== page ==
It’s a drone… It’s a weather balloon… No, it’s a Google Loon balloon! Google Loon is by any account a project of enormous proportions. It was born of the ideal of providing Internet access to the most remote corners of the planet, and announced via video with the additional promise of chipping away at the world’s most pressing problems: “Well even though today one in three kids can’t get to a secondary school, everyone could have secondary school come to them. In places where there aren’t enough doctors, everyone could be helped by doctors in other places.”
How? Google is planning an army of computer-carrying hydrogen-lifted balloons navigating the stratosphere between 60,000 and 120,000 feet above the Earth’s surface. Critical for this post, unlike weather balloons, the Loons are steerable—controlled by remote pilots in Google offices who can adjust air vents on the balloons and thus propel them along air currents. Each Loon is envisioned to provide high-speed Internet coverage to a ground area forty kilometers in diameter.
Does the navigational capability of the Loons make them Unmanned Aircraft Systems (UAS), otherwise known as drones? Classifying the Loons as drones would make the commercial operation of the Loons illegal—unless approved by the FAA—according to the FAA Modernization and Reform Act of 2012 §332(d)(1) and (3).
In the following analysis, I propose that Google’s Loons qualify as drones, posing a challenge to the Federal Aviation Agency to move quickly in setting regulations for the commercial use of drones. The regulatory body needs to set widely accessible standards not only to address Google Loons, but also to allow for innovation by other companies seeking commercial applications of drone technologies. Setting such standards will enable the FAA to fulfill its delayed mandate to “develop a comprehensive plan to safely accelerate the integration of civil unmanned aircraft systems into the national airspace system” within 270 days from the enactment of the FAA Modernization and Reform Act of 2012.
How do the Google Loons qualify as drones? The FAA Modernization and Reform Act of 2012 defines a UAS as “an unmanned aircraft and associated elements (including communication links and the components that control the unmanned aircraft).” But what is an ‘unmanned aircraft’? “The term ‘unmanned aircraft’ means an aircraft that is operated without the possibility of direct human intervention from within or on the aircraft.” What then is an ‘aircraft’? FAA regulations at 49 CFR 1510.3 then define an aircraft as a device that is used or intended for use for flight in the air.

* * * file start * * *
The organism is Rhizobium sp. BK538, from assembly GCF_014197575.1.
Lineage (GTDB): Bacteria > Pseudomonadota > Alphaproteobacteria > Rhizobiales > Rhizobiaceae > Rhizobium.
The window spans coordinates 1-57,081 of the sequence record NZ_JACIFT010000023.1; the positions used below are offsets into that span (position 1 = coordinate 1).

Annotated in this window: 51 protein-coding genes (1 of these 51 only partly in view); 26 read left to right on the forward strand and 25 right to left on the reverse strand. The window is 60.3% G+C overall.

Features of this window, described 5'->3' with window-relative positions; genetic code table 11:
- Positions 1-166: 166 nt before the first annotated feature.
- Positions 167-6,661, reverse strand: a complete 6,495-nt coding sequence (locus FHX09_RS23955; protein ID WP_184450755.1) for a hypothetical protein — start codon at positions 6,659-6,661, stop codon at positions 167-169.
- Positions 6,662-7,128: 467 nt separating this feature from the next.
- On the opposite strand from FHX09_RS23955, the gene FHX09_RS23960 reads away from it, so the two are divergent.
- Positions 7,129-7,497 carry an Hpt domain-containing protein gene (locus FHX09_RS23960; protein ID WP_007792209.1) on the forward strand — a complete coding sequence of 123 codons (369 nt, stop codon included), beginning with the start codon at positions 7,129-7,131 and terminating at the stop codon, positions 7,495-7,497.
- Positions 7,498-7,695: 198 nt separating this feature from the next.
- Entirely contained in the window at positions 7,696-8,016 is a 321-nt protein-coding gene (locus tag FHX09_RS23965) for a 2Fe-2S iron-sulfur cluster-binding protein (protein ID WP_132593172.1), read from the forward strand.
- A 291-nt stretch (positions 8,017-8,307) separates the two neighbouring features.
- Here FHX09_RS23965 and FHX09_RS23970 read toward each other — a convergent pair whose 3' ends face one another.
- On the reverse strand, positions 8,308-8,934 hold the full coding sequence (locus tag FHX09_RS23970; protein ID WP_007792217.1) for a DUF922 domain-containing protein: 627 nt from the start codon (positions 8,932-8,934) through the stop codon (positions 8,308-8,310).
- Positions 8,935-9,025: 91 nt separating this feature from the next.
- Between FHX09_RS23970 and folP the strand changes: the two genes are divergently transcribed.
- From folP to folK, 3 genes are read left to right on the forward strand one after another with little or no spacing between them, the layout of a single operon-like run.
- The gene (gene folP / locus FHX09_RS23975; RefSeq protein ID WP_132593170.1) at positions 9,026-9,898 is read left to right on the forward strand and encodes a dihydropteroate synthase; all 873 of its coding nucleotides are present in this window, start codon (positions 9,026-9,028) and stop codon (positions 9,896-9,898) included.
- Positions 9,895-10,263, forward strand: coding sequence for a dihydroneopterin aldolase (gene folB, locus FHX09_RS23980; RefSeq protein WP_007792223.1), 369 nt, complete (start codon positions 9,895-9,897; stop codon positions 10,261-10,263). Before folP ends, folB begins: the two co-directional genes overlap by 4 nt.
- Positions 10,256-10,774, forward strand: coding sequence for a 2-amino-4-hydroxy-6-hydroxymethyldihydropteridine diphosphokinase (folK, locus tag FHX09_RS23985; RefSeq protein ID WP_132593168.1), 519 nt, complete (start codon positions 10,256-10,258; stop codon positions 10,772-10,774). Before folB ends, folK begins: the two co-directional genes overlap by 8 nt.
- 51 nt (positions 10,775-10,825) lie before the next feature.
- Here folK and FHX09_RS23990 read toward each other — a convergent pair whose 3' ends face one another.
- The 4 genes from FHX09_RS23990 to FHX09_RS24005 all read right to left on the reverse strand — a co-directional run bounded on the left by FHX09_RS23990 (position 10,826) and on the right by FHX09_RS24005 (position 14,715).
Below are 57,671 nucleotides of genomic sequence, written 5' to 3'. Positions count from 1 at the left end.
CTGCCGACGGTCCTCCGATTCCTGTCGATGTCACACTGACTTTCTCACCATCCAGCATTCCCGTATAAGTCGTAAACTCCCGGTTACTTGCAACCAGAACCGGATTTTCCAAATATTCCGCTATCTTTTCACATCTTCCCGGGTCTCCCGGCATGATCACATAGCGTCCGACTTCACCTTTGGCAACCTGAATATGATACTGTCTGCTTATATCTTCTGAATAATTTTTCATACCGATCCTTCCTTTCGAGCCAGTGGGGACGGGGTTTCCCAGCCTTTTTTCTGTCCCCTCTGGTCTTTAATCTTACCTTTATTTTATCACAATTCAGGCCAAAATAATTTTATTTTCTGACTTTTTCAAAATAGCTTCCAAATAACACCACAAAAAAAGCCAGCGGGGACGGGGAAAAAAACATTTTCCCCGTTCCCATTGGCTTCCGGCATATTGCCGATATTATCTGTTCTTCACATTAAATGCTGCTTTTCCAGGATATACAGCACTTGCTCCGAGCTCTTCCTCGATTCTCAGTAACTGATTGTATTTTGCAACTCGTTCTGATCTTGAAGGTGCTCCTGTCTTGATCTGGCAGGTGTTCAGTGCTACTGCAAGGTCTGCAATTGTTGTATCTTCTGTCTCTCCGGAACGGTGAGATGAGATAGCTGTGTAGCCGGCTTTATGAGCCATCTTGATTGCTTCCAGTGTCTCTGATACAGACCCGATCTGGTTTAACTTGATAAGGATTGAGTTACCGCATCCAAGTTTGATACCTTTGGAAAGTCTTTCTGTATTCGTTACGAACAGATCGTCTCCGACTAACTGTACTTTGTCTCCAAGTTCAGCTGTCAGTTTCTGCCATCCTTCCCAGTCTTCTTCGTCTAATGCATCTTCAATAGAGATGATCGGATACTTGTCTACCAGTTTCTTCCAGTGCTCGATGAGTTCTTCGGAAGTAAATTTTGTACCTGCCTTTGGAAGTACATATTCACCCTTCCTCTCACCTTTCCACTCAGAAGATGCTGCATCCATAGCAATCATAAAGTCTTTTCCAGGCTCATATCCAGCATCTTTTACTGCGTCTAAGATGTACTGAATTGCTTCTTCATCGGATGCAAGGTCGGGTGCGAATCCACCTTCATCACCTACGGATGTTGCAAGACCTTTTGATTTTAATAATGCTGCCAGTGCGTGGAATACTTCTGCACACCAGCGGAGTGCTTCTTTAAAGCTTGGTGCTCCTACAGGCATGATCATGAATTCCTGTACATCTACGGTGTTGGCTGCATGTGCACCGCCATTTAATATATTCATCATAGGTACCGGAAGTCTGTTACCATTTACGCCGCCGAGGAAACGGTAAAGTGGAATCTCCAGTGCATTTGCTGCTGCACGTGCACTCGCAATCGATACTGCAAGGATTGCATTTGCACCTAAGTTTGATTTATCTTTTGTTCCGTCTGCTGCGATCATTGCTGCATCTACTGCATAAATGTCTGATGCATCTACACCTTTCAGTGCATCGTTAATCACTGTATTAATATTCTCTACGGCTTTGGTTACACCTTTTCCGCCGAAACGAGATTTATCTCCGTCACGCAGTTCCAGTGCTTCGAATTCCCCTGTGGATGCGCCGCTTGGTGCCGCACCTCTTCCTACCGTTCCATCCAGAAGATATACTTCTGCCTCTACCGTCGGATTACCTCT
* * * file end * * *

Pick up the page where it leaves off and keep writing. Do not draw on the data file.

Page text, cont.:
From the above, it is unquestionable that the Loons fall under the Act’s UAS categorization. Weather balloons and other non-remotely steered balloons are otherwise regulated by Title 14 §101.33 of the US Federal Code as unmanned free balloons. They are defined as “lighter-than-air” and use helium and similar low-density gasses to lift rather than engines.
With Google’s Loons fitting the definition Unmanned Aircraft Systems, FAA officials have yet to definitely declare the Google balloons as drones. This means that Google and others can operate the Loons freely without regulation as officials move slowly in labeling the devices UAS. Even as the possibility remains that Google has obtained permission from the Secretary of Transportation to operate the Loons in the US, others seeking to follow Google’s path might not invite regulation as they seek rapid innovation. They will thus need a clear FAA declaration on whether Loons are drones restricted from commercial operation.
The restriction on commercial operation of drones, however, is a clear challenge to online retailer Amazon. Announced only six months after the Google Loon project, Amazon Prime Air promises the use of drones to deliver goods in thirty minutes or less to ordering customers in urban neighborhoods. Domino’s Pizza also announced the DomiCopter months prior to Amazon, promising swift pizza delivery to customers. A TacoCopter has also been conceived. The eagerness of entrepreneurs to utilize drones for commercial purposes is thus high; and current blanket restriction on flying commercial drones does little to spur such innovation.
According to the FAA, one needs to gain FAA approval for flying a drone by either obtaining a Special Airworthiness Certificate – Experimental Category (SAC-EC) for civil aircraft, or obtaining a Certificate of Waiver or Authorization (COA) for public aircraft. Although such regulation allows for the operation of commercial drones, it does little to set widely available standards for operation of the devices. The FAA has thus moved slowly since its mandate to set such standards in its Modernization and Reform Act.
The ideal of providing Internet access to millions who lack access is a noble and potentially lucrative one. Equally, faster delivery systems such as those proposed by Amazon and Domino’s have the capacity to generate significant economic activity. In order for the promises of these innovations to be realized, clear regulatory guidelines by the FAA will be needed. The regulatory body will foster innovation by both regularly updating the public on new devices that are considered Unmanned Aerial Systems (UAS) and setting clear parameters to allow for wider commercial utilization of drones.